47-year-old Adriano Ximenes Trindade lives in Hatugau Village, Ermera, a land-locked district in the western-central part of Timor-Leste. He and his wife Pasquela have seven children, which is not unusual for a family in this country.
They are getting by as subsistence farmers and their little income comes from selling agricultural products such as corn and sweet potatoes. Coffee-growing activities bring them an additional US$ 400 per season. But the journey to the market is long and difficult and the money they make is not enough to pay for school items or medicine.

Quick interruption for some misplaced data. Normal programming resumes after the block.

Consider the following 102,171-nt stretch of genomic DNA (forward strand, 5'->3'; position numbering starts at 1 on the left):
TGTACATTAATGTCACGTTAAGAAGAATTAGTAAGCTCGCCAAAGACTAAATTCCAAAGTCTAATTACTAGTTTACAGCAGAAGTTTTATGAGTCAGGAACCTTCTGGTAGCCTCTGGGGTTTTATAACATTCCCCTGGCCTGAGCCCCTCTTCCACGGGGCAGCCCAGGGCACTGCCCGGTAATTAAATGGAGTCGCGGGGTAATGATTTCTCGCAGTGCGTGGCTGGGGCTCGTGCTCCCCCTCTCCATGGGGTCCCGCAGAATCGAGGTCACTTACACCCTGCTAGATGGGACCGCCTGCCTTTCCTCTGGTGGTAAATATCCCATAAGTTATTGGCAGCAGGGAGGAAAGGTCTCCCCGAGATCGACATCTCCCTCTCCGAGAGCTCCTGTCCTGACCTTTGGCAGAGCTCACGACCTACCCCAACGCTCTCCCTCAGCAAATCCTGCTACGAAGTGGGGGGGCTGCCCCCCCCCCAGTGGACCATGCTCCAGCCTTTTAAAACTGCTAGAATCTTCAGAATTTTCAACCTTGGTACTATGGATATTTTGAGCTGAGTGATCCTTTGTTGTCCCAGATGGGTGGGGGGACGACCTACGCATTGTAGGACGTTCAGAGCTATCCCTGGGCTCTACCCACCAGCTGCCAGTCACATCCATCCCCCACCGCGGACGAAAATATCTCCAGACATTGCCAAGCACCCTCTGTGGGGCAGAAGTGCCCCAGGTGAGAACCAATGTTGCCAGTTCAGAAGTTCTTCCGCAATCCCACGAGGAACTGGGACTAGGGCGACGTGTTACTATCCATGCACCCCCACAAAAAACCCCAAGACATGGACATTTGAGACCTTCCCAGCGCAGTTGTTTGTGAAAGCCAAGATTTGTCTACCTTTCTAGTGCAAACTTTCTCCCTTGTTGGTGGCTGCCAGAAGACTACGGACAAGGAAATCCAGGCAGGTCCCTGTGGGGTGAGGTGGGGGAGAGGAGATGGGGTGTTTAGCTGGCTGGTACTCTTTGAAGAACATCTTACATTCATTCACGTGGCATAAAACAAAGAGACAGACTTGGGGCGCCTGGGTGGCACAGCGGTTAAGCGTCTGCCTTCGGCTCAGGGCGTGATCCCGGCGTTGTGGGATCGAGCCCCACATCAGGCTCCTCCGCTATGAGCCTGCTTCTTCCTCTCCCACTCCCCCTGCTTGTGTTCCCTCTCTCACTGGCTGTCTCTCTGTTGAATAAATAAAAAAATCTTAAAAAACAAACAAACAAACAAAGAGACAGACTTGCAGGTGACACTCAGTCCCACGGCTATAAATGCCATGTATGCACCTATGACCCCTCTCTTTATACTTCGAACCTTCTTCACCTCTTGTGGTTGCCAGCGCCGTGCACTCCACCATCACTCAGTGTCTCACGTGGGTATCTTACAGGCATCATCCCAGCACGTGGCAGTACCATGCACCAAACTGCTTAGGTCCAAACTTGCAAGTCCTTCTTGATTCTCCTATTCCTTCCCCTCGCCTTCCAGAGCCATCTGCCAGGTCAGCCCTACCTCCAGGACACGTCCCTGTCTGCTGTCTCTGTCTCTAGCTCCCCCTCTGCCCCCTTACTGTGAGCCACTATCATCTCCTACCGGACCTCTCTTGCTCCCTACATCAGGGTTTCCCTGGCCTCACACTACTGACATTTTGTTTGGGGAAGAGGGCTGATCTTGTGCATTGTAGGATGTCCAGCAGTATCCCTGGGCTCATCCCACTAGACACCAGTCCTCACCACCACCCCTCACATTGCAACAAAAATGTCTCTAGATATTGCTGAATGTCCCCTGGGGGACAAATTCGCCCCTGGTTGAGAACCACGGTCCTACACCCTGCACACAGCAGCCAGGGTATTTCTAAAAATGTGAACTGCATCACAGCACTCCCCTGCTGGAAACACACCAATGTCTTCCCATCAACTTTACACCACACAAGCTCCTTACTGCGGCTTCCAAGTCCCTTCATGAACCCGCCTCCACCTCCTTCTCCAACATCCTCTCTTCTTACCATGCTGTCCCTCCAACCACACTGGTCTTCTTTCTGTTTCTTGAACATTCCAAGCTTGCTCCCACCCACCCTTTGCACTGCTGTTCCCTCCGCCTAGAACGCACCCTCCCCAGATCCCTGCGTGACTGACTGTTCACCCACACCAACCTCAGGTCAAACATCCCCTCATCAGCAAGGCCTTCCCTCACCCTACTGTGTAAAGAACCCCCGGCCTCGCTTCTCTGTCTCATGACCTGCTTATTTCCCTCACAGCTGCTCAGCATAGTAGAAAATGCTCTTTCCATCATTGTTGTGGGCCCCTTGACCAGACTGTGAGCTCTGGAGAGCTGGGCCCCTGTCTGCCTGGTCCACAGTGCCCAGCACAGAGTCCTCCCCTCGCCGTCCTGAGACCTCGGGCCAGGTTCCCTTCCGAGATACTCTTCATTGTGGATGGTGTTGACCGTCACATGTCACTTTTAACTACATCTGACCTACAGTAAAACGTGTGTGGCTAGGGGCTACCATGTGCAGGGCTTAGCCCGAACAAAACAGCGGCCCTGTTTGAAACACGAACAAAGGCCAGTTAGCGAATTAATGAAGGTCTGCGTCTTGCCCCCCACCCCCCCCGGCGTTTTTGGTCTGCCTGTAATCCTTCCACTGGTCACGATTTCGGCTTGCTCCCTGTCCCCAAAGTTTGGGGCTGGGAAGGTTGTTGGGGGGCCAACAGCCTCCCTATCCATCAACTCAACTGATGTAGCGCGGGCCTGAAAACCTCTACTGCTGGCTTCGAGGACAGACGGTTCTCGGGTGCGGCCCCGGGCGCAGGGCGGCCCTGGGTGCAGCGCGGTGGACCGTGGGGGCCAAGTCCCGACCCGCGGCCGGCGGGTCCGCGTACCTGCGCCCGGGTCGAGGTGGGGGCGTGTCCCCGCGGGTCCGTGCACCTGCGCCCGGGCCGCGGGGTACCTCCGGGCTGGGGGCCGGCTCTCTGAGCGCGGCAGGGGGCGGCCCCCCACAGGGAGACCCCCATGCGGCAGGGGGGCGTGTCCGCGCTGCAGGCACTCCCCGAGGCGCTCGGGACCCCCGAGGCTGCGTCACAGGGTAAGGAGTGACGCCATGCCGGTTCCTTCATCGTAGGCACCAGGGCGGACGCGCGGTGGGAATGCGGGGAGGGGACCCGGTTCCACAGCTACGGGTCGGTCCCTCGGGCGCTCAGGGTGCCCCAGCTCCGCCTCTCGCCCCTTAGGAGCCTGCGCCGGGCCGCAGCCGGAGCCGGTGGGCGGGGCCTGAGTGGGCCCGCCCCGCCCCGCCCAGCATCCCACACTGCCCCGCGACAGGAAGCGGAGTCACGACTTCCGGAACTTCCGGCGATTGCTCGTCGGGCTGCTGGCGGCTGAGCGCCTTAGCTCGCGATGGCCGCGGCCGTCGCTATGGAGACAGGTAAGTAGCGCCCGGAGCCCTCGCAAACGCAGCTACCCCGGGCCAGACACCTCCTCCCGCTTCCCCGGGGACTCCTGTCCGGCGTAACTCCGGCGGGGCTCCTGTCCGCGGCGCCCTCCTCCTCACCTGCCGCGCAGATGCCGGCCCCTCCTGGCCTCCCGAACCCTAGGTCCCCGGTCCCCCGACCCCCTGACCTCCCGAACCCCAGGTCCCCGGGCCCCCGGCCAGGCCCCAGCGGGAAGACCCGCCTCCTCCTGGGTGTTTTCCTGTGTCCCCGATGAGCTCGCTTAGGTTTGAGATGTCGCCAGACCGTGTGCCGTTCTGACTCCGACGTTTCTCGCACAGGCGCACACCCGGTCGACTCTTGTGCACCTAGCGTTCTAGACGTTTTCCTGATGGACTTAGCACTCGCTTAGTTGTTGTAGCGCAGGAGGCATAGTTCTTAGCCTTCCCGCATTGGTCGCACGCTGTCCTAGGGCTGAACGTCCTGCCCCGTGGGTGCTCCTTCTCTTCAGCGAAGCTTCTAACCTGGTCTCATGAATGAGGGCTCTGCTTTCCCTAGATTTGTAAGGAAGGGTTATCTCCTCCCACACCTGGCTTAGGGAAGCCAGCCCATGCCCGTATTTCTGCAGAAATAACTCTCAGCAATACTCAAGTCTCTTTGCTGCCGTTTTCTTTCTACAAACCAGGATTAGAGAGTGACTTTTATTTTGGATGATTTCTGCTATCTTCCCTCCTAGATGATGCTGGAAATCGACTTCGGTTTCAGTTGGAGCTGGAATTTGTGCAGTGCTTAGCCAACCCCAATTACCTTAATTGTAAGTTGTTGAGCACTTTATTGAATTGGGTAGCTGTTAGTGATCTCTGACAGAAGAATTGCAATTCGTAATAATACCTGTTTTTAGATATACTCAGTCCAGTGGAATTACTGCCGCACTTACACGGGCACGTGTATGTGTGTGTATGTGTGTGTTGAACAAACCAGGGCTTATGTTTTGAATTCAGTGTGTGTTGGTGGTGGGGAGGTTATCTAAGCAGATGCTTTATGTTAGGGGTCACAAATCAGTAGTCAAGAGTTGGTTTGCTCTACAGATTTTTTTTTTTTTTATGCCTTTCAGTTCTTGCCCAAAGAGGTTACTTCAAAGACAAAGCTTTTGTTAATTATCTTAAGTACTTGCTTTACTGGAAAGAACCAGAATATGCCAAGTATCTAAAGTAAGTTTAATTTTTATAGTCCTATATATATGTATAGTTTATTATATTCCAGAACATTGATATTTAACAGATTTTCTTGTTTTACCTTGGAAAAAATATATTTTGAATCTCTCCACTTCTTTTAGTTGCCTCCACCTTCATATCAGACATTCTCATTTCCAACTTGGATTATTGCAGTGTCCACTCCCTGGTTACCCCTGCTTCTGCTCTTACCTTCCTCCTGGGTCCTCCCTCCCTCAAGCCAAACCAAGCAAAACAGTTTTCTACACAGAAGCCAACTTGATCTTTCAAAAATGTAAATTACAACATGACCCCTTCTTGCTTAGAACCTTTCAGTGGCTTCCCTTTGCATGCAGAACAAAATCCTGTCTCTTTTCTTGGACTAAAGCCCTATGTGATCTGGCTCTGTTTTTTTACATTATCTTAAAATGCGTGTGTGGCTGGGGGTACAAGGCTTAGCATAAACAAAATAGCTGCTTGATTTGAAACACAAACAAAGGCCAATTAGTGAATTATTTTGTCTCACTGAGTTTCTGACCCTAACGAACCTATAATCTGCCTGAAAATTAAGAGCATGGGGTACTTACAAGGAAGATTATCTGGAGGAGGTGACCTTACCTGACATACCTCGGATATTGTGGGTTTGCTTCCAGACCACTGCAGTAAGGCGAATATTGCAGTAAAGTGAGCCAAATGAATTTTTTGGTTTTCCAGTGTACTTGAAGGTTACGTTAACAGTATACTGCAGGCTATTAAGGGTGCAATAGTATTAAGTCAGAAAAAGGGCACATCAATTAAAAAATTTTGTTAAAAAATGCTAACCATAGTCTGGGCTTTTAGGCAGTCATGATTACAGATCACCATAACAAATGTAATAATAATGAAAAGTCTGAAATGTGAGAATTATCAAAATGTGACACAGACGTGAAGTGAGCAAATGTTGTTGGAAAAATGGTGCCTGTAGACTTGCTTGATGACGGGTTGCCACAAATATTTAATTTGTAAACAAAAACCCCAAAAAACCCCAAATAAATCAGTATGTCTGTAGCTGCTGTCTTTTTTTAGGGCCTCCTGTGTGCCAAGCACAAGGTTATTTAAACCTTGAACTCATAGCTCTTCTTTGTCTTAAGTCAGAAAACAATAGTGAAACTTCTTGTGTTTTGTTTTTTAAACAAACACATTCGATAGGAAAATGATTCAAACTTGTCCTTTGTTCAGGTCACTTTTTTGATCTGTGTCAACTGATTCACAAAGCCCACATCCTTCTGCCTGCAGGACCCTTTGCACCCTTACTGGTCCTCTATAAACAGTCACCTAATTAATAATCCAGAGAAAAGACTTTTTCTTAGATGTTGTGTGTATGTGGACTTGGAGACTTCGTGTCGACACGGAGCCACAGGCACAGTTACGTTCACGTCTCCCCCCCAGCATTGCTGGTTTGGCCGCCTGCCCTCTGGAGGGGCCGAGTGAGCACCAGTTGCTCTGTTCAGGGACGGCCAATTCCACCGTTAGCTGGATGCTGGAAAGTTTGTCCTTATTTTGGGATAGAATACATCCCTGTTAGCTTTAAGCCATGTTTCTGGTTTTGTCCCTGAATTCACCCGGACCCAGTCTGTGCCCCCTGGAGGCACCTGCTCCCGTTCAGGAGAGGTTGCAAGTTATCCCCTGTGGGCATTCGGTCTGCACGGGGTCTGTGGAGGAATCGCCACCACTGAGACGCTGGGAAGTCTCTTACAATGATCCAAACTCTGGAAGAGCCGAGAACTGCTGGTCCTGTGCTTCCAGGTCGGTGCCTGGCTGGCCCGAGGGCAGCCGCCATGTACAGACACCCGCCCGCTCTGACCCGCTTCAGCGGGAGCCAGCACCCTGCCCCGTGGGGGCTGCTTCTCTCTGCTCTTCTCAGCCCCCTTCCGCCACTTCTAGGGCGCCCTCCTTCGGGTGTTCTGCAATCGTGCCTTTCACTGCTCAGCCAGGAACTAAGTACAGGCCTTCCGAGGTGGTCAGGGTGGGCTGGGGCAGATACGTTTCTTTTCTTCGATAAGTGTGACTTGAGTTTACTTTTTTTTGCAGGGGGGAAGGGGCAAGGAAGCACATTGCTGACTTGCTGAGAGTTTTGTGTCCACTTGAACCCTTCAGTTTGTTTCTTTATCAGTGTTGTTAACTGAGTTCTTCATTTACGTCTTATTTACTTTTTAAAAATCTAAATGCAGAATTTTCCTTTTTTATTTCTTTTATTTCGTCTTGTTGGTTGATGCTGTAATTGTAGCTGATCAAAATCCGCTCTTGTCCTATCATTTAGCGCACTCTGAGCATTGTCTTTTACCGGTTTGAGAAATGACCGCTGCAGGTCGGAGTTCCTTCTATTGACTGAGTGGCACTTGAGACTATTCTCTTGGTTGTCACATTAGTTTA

One year ago, Trindade was recruited by a local construction company to work on the Letefoho Vila-Leimea Sorinbalu road. This is a 10.5 km stretch that connects villages to the market in Letefoho Vila and beyond. All in all, some 1 500 households will benefit from the new road. This is a short-term job but it brings precious extra cash for the family, and the construction of the new road has been a win-win situation for them.
"Before, we had no job opportunities. Then the road project came and we were really happy to get involved. The work can be hard at times, but we are happy to have it. An improved road makes transport easier and now we feel that we can better support ourselves," said Trindade.